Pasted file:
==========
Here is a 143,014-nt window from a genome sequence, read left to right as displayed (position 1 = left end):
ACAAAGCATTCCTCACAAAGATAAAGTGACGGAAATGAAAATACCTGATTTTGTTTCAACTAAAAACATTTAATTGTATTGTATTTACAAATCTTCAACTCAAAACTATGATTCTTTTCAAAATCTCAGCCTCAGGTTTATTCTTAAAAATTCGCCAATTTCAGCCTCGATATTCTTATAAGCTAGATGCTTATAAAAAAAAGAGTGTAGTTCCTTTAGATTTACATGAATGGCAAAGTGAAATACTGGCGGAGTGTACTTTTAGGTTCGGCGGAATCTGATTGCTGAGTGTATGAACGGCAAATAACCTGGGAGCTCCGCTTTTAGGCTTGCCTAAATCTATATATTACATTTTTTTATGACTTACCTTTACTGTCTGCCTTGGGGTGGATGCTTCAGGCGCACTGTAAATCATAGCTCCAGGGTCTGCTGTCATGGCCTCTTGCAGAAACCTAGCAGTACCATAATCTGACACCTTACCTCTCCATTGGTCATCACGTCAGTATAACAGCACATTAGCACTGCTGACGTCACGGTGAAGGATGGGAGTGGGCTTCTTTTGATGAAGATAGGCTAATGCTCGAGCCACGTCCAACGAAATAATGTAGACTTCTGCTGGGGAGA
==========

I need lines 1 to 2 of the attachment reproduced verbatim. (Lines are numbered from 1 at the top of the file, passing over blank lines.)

Here is a 143,014-nt window from a genome sequence, read left to right as displayed (position 1 = left end):
ACAAAGCATTCCTCACAAAGATAAAGTGACGGAAATGAAAATACCTGATTTTGTTTCAACTAAAAACATTTAATTGTATTGTATTTACAAATCTTCAACTCAAAACTATGATTCTTTTCAAAATCTCAGCCTCAGGTTTATTCTTAAAAATTCGCCAATTTCAGCCTCGATATTCTTATAAGCTAGATGCTTATAAAAAAAAGAGTGTAGTTCCTTTAGATTTACATGAATGGCAAAGTGAAATACTGGCGGAGTGTACTTTTAGGTTCGGCGGAATCTGATTGCTGAGTGTATGAACGGCAAATAACCTGGGAGCTCCGCTTTTAGGCTTGCCTAAATCTATATATTACATTTTTTTATGACTTACCTTTACTGTCTGCCTTGGGGTGGATGCTTCAGGCGCACTGTAAATCATAGCTCCAGGGTCTGCTGTCATGGCCTCTTGCAGAAACCTAGCAGTACCATAATCTGACACCTTACCTCTCCATTGGTCATCACGTCAGTATAACAGCACATTAGCACTGCTGACGTCACGGTGAAGGATGGGAGTGGGCTTCTTTTGATGAAGATAGGCTAATGCTCGAGCCACGTCCAACGAAATAATGTAGACTTCTGCTGGGGAGA